For obvious reasons, we should all be aware of how we’re feeling and tending to our personal health regularly. But for 1 to 5 percent of the general population, worrying about health crosses the line into something more serious: illness anxiety disorder.
Formerly known as hypochondria, illness anxiety disorder causes an individual to worry excessively about their health whether or not they have any symptoms.
“We know we’re mortal. We know illness exists, and intermittently throughout our lives, we’ll worry about our health,” Dr. Andrew Rosen, psychologist and the founder and director of the Center for Treatment of Mood and Anxiety Disorders in Delray Beach, Florida, tells SheKnows. “But when it becomes too intense, too frequent, and starts to encroach upon a person’s day-to-day living, it is at the level of disorder.”
Sound familiar to you? Here are the signs you might be suffering from IAD:
You immediately assume the worst about a symptom
How do you react when you aren’t feeling yourself? Ken Goodman, a licensed clinical social worker and creator of the Anxiety Solutions Series, tells SheKnows that the average person will notice a symptom and not immediately jump to conclusions.
“These individuals don’t think about it too much and can focus on their day,” Goodman explains. “If symptoms persist or get worse, they will simply go to the doctor to get checked out.”
But when one has IAD, even the most minor symptoms become major concerns.
“When people with the disorder get headaches or stomach problems, rather than attributing it to something logical like stress, they come up with the idea that it is something more severe,” Rosen says. “For example, if they get chest pain, they think it must be a heart disease. If their memory is a little off, they think it must be a type of dementia.”
This worst-case-scenario thinking may have to do with your family’s own mental health history. For example, a study published in the journal World Psychiatry shows that environmental factors, such as growing up with a caretaker who has anxiety, affect one’s chances of developing IAD.
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“Anxiety tends to run in families, but how the anxiety manifests itself might be different for each relative,” Goodman explains. “A father with social anxiety may pass on his anxiety to his daughter, who for some reason develops illness anxiety.”
Your health concerns take up a major portion of your day
One way medical professionals diagnose IAD is by determining if the anxiety interferes with one’s pleasure and happiness or keeps an individual from taking part in their normal day-to-day life, such as eating, sleeping and even social activities.
“Extreme behaviors include reading articles about the feared illness hours each day and constantly monitoring their body for signs and symptoms, so much so that it becomes difficult to focus on work, school and enjoying life,” Goodman explains.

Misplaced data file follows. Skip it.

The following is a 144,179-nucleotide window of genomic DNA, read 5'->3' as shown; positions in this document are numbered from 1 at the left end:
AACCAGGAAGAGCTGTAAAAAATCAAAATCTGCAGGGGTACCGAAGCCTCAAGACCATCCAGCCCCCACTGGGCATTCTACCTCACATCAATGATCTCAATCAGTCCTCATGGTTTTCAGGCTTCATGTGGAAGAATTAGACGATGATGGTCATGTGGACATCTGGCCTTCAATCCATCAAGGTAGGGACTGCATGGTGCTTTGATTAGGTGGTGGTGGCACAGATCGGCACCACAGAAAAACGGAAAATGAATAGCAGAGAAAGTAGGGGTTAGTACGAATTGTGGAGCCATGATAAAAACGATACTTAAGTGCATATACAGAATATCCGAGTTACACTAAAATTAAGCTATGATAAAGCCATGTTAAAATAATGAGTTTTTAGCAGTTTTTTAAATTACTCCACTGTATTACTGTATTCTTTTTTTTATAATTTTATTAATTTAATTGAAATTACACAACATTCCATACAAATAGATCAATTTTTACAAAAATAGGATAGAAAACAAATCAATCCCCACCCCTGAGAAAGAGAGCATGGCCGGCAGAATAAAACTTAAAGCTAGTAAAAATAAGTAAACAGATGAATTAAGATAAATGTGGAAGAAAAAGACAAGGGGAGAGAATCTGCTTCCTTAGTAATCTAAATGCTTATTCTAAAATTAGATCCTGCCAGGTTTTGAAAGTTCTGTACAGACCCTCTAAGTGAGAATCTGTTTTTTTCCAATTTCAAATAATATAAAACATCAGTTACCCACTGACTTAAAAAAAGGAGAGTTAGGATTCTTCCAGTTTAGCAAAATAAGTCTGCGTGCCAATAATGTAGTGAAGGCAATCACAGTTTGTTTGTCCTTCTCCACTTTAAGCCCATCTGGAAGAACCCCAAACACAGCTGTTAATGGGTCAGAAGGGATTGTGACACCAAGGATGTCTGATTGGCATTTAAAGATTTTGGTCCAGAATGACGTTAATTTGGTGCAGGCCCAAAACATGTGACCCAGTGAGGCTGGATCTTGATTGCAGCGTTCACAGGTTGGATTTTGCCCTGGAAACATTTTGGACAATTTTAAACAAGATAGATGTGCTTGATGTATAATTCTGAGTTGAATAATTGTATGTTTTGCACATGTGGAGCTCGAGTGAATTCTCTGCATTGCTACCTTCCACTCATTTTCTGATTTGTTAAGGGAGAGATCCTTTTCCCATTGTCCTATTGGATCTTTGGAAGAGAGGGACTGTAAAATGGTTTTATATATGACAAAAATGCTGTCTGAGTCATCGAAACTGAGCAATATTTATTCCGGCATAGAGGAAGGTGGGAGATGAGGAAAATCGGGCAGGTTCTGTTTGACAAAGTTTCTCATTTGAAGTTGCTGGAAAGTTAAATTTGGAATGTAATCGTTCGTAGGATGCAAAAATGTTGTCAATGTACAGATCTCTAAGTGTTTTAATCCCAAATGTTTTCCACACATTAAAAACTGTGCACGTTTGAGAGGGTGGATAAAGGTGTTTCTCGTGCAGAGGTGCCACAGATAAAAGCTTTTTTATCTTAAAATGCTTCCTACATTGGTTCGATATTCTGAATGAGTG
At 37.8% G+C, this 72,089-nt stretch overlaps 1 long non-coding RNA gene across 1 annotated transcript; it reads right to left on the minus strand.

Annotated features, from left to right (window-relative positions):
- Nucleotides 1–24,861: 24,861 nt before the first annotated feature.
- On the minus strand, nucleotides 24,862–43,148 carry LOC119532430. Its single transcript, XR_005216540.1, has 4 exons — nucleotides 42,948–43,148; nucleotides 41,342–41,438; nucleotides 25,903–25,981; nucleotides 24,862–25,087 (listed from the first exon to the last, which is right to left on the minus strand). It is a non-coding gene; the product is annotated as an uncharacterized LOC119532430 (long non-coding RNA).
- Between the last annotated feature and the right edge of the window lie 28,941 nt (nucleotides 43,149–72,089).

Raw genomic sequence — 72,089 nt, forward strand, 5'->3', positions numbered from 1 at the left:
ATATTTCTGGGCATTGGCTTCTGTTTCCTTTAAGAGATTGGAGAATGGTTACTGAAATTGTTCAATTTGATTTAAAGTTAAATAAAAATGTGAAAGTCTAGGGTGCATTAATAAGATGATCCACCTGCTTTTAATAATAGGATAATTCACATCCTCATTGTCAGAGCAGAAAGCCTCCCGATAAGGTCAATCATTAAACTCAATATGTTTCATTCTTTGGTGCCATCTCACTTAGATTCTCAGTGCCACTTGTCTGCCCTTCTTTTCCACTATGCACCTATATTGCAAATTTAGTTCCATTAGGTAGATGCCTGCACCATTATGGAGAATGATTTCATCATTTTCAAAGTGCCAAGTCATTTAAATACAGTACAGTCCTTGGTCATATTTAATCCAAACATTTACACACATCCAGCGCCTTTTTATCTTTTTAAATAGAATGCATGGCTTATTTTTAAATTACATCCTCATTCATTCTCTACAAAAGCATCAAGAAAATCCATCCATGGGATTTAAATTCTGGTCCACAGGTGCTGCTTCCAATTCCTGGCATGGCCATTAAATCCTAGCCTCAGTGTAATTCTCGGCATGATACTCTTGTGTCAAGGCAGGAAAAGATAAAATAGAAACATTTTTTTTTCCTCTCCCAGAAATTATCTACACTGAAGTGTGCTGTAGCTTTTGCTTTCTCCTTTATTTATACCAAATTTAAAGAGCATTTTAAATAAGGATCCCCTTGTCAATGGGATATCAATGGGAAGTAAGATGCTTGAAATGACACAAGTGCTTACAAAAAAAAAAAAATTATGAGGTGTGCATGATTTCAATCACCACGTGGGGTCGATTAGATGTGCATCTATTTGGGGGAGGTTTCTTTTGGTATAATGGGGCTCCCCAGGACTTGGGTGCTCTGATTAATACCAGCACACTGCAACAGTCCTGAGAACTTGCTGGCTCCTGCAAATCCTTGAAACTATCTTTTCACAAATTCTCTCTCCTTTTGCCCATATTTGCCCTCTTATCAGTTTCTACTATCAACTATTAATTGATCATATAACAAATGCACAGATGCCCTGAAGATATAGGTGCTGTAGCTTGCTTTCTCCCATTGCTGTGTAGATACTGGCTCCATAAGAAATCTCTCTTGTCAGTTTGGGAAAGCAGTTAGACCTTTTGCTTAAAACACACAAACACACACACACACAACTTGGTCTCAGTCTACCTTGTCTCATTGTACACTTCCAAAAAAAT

Let’s be honest — most of us are guilty of typing our symptoms into Google and taking those online health-assessment quizzes. But if you are choosing to research symptoms instead of spending time with friends, it may be a warning sign.
More: Is Worrying About Getting Sick Actually Making You Sick?
You’re constantly going to the doctor… or avoiding the doctor entirely
Goodman recalls working with a patient who went to physicians, emergency rooms and urgent cares more than 20 times in a six-month period — something that is easily perceived as IAD. However, individuals with illness anxiety can also be more inclined to skip doctors’ appointments out of fear of bad news — something Rosen classifies as "avoidance behavior."
“The behavior creates a cycle,” Rosen notes. “Once a patient cancels the visit, their anxiety intensifies because they later feel as though the condition is getting worse without medical attention.”
Rosen explains that this leads individuals to instead depend on the wide availability of medical information in the media, which anyone without a medical degree isn’t really qualified to assess meaningfully.
You’re are distrusting toward medical evidence
“Not only do sufferers spend a great deal of time worrying about the possibility of illness, they sometimes believe they do have it and that death is imminent,” Goodman explains. “Even when reassured by doctors that they don’t have a feared diagnosis, people with illness anxiety often question the evaluation and continue to worry.”
Rosen agrees, pointing out that individuals with this disorder are never convinced by the results of medical scans, blood tests or at-home DNA kits.
“Anybody with illness anxiety disorder is not satisfied with a 99 percent chance of being healthy,” Rosen says. “They immediately assume that they are the rare 1 percent, so tests meant to ease one’s anxiety actually just exacerbate it.”
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While IAD can never be cured, it can be managed. If you can relate to any of these symptoms, it may be time to reach out to a medical professional to ease your mind about your health concerns and to begin getting your anxieties under control.
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